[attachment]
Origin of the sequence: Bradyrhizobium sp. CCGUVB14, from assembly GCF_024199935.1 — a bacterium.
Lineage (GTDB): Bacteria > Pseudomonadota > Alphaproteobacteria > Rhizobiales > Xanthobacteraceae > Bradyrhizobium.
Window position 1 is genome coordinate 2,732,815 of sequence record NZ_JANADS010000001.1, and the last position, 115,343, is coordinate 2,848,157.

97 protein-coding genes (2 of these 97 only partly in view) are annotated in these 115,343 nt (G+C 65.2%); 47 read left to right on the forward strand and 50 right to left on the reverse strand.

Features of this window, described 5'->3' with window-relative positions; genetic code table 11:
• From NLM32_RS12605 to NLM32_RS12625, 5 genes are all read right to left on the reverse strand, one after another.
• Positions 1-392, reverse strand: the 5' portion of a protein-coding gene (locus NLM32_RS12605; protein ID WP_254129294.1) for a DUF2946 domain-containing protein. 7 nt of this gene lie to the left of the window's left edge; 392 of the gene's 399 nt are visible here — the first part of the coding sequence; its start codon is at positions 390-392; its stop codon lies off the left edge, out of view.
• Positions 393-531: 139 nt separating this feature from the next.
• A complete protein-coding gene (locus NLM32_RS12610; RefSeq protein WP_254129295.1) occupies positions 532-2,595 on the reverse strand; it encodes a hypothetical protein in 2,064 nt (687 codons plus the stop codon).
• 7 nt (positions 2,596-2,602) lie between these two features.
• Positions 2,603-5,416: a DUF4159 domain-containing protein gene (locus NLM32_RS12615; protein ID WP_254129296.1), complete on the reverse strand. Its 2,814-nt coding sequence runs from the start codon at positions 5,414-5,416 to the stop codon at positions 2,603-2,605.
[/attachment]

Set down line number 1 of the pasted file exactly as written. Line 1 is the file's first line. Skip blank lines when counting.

Origin of the sequence: Bradyrhizobium sp. CCGUVB14, from assembly GCF_024199935.1 — a bacterium.